Professor Brian Stoddart is an international consultant who works mainly on higher education reform in Asia and the Middle East, and is currently Distinguished Fellow of the Australia India Institute based at the University of Melbourne. He trained as a South Asianist then also became an international authority on sport and culture. His academic career was spent in Australia, Malaysia, Canada and Barbados, and he finished his formal career with a term as Vice-Chancellor and President at La Trobe University in Australia. In addition to his formal work he is a regular contributor to regular and new media as a columnist and commentator.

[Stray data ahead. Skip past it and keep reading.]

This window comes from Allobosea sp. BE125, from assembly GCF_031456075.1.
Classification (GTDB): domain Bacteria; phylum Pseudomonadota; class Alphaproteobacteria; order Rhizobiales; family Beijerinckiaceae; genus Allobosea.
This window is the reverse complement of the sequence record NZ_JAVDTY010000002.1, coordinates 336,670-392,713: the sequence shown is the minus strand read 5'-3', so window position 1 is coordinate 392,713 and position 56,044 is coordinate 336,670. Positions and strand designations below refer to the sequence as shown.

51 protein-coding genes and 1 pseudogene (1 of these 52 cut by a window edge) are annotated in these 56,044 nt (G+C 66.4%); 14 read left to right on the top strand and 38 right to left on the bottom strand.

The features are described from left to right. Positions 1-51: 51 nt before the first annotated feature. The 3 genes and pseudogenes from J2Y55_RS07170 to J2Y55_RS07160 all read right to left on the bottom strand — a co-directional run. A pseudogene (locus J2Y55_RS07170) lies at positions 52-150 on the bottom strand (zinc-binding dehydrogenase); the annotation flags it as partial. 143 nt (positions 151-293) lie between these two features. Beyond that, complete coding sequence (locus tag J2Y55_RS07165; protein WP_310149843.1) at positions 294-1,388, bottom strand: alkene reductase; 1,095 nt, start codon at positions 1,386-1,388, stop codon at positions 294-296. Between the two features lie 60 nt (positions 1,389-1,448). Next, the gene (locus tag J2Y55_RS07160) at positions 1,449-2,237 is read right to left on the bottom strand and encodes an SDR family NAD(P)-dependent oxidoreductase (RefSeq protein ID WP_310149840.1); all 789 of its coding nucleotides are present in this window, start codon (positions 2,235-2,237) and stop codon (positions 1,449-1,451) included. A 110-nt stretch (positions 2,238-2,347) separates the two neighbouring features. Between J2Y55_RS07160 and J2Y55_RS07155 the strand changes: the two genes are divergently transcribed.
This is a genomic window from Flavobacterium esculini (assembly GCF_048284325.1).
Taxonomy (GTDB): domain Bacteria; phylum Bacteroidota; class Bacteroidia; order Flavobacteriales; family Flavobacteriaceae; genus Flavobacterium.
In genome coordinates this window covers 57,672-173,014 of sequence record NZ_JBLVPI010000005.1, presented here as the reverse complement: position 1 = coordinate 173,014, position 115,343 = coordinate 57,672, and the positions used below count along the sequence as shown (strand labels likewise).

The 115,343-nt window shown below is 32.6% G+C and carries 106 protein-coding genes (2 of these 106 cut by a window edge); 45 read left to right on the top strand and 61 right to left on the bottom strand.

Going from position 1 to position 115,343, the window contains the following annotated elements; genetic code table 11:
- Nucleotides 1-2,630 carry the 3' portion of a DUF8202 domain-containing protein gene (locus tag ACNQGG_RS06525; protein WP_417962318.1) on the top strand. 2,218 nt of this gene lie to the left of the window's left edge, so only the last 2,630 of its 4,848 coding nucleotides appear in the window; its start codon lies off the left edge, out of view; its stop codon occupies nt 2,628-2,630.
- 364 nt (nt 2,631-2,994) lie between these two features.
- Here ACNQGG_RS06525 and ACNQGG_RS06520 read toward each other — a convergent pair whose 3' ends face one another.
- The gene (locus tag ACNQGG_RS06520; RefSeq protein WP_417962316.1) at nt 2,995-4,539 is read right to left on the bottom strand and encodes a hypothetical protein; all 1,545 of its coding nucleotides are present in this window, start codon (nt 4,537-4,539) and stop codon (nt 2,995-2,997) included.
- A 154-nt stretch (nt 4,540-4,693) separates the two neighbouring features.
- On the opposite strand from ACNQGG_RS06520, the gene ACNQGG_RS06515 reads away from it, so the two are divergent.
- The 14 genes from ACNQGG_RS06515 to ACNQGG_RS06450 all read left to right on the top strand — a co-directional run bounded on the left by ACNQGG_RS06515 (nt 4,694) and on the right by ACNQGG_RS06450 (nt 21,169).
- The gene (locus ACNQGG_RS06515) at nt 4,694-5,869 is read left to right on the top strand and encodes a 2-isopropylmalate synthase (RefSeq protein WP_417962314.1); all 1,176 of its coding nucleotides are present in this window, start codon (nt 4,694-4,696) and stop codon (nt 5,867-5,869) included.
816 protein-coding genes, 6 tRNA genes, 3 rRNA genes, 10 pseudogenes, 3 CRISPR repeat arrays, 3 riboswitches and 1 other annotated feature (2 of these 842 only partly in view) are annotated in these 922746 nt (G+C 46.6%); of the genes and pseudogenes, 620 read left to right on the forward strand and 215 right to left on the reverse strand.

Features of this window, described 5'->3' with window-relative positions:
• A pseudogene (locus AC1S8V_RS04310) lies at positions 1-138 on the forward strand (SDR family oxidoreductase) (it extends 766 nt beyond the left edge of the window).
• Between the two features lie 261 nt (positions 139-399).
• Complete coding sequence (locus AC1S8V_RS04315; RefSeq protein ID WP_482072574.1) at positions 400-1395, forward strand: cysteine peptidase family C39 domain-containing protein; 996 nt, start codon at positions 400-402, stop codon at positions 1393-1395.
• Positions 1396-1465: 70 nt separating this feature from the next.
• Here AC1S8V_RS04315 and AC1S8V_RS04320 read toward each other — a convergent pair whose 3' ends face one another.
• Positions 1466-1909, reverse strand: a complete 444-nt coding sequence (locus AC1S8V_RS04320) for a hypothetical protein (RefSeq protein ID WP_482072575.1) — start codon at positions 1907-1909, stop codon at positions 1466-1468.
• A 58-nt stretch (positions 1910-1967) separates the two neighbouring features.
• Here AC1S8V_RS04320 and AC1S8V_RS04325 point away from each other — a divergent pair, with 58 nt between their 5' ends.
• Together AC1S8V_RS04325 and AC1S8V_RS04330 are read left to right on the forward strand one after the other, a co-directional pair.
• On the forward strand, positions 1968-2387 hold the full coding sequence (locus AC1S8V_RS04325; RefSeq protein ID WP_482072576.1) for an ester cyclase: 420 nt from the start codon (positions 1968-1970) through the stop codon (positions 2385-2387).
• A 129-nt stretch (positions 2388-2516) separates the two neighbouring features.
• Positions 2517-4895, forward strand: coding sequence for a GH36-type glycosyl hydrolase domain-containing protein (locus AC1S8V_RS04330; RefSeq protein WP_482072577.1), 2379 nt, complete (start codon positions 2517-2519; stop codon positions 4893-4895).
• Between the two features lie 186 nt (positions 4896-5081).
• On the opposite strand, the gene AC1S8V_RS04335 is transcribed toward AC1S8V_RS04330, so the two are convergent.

Madras in the 1920s. The British are slowly losing the grip on the subcontinent. The end of the colonial enterprise is in sight and the city on India’s east coast is teeming with intrigue. A grisly murder takes place against the backdrop of political tension and Superintendent Le Fanu, a man of impeccable investigative methods, is called in to find out who killed a respectable young British girl and dumped her in a canal, her veins clogged with morphine. As Le Fanu, a man forced to keep his own personal relationship a secret for fear of scandal in the face British moral standards, begins to investigate, he quickly slips into a quagmire of Raj politics, rebellion and nefarious criminal activities that threaten not just to bury his case but the fearless detective himself. The first Detective Le Fanu Adventure, A Madras Miasma, tells a classic tale of murder, corruption and intrigue with a sharp eye on British colonial politics and race relations. It is a story that, like its main protagonist, has its heart firmly in the right place.